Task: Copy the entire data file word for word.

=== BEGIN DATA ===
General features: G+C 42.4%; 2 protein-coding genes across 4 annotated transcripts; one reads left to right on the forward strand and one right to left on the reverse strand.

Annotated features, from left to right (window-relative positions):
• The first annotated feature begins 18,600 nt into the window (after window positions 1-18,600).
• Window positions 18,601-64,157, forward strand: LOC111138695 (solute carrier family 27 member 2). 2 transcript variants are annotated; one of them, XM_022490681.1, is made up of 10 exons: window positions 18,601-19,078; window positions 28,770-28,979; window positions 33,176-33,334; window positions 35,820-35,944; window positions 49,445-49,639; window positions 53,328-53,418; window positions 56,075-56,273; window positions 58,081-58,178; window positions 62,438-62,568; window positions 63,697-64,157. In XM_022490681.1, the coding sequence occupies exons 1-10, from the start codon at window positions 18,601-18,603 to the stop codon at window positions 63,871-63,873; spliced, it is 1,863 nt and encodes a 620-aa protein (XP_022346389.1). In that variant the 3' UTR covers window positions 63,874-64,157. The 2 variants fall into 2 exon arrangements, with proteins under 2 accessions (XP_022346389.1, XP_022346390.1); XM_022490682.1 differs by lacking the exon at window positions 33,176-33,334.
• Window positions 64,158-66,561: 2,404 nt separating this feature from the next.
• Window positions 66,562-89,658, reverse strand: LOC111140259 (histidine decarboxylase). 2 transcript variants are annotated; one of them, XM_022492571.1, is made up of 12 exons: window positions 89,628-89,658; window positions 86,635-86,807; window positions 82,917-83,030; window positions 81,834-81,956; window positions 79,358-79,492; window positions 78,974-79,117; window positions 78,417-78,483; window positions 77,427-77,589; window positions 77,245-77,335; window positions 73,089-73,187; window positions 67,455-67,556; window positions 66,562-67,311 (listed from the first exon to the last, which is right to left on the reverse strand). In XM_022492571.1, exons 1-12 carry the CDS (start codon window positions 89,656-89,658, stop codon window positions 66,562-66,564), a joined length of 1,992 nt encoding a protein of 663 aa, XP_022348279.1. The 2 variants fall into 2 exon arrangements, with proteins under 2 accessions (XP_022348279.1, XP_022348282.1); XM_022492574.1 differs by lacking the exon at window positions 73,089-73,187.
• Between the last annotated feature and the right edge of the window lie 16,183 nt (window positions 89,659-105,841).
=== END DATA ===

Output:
General features: G+C 42.4%; 2 protein-coding genes across 4 annotated transcripts; one reads left to right on the forward strand and one right to left on the reverse strand.

Annotated features, from left to right (window-relative positions):
• The first annotated feature begins 18,600 nt into the window (after window positions 1-18,600).
• Window positions 18,601-64,157, forward strand: LOC111138695 (solute carrier family 27 member 2). 2 transcript variants are annotated; one of them, XM_022490681.1, is made up of 10 exons: window positions 18,601-19,078; window positions 28,770-28,979; window positions 33,176-33,334; window positions 35,820-35,944; window positions 49,445-49,639; window positions 53,328-53,418; window positions 56,075-56,273; window positions 58,081-58,178; window positions 62,438-62,568; window positions 63,697-64,157. In XM_022490681.1, the coding sequence occupies exons 1-10, from the start codon at window positions 18,601-18,603 to the stop codon at window positions 63,871-63,873; spliced, it is 1,863 nt and encodes a 620-aa protein (XP_022346389.1). In that variant the 3' UTR covers window positions 63,874-64,157. The 2 variants fall into 2 exon arrangements, with proteins under 2 accessions (XP_022346389.1, XP_022346390.1); XM_022490682.1 differs by lacking the exon at window positions 33,176-33,334.
• Window positions 64,158-66,561: 2,404 nt separating this feature from the next.
• Window positions 66,562-89,658, reverse strand: LOC111140259 (histidine decarboxylase). 2 transcript variants are annotated; one of them, XM_022492571.1, is made up of 12 exons: window positions 89,628-89,658; window positions 86,635-86,807; window positions 82,917-83,030; window positions 81,834-81,956; window positions 79,358-79,492; window positions 78,974-79,117; window positions 78,417-78,483; window positions 77,427-77,589; window positions 77,245-77,335; window positions 73,089-73,187; window positions 67,455-67,556; window positions 66,562-67,311 (listed from the first exon to the last, which is right to left on the reverse strand). In XM_022492571.1, exons 1-12 carry the CDS (start codon window positions 89,656-89,658, stop codon window positions 66,562-66,564), a joined length of 1,992 nt encoding a protein of 663 aa, XP_022348279.1. The 2 variants fall into 2 exon arrangements, with proteins under 2 accessions (XP_022348279.1, XP_022348282.1); XM_022492574.1 differs by lacking the exon at window positions 73,089-73,187.
• Between the last annotated feature and the right edge of the window lie 16,183 nt (window positions 89,659-105,841).